In an intriguing original look at the history of the first Americans, a new study finds evidence that the north-south orientation of the American continents slowed the spread of populations and technology, compared to the east-west axis of Eurasia.
The research, published in the American Journal of Physical Anthropology, is part of a special section which explores who the first Americans were and how they were able to settle in the last great unexplored habitat.
The research, by Sohini Ramachandran and Noah Rosenberg, from Brown University and Stanford University respectively, uses genetic information to explore the effects of continental axes and climates on human migration and adaptation across the Americas.
"It has been proposed that the east-west orientation of the Eurasian landmass aided the rapid spread of ancient technological innovations, while the north-south orientation of the Americas led to a slower diffusion of technology there," said Ramachandran. "Our research develops this idea, arguing that continental orientation influenced migration patterns and played an important role in determining the structure of human genetic variation and the distribution and spread of cultural traits."
The research supports the idea that technological diffusion was accelerated across Eurasia because populations with the same latitude experience similar climates, making adaptation to new locations easier for domesticated animals, plants and consequently humans. Alternatively, migrating along lines of longitude involves adapting to new climates.
"The idea that technology was diffused along latitudinal lines was proposed by Jared Diamond in 1997, but if this is correct and the spread of technology was accompanied by human migrations it follows that a comparative study into genetic variation would reveal a signature of greater genetic differences between populations along lines of longitude in the Americas than that in Eurasia along lines of latitude," said Ramachandran.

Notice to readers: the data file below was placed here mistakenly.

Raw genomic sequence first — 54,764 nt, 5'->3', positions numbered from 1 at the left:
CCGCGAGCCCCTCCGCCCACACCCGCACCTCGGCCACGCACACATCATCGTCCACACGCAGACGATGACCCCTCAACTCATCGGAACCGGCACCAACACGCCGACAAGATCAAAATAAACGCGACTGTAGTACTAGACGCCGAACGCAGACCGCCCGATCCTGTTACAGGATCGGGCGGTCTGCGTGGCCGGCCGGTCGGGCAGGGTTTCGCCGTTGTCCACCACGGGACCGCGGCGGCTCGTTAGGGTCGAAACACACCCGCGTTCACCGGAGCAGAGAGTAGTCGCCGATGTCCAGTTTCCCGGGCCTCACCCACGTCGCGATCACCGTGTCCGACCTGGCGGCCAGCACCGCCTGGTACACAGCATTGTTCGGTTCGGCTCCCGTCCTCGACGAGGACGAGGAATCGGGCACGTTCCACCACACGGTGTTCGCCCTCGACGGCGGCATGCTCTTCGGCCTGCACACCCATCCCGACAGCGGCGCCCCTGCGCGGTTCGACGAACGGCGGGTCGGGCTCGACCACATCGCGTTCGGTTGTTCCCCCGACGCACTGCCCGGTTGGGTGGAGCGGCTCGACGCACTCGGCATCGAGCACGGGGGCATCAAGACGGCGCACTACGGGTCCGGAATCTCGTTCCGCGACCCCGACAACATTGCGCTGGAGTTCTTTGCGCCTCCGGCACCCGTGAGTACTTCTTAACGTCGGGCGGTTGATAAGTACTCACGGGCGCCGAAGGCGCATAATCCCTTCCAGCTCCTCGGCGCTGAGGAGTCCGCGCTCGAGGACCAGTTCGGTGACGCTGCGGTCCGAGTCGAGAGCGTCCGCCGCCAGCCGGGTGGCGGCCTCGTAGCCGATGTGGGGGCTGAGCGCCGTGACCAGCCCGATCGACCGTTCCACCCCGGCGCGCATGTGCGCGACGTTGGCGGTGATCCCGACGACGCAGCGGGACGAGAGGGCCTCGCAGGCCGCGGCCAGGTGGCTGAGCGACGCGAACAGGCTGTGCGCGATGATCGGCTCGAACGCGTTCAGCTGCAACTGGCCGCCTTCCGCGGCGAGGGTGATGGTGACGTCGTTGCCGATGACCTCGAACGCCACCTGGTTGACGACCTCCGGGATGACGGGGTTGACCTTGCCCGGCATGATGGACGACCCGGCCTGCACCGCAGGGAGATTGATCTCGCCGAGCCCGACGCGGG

To test this hypothesis the team analysed genetic variation data from 68 populations, 39 from Eurasia and 29 from Native Americans. The data were used to identify relationships between the genetic and geographic distances between populations on each continent.
The results confirmed that the increase in genetic distances along lines of longitude in the Americas occurs over shorter geographic distances than the increase in genetic distances in Eurasia along lines of latitude.
"For many years anthropologists have asked who the first Americans were and how they were able to settle in the last major habitat open to humans," said Jeff Long, guest editor of the special section. "These six papers use genetics to answer these questions, not only confirming the genetic signatures of historic relationships between Native Americans and Eastern Asia, but also providing evidence for prehistoric migration and adaptation of settlers to the new world."
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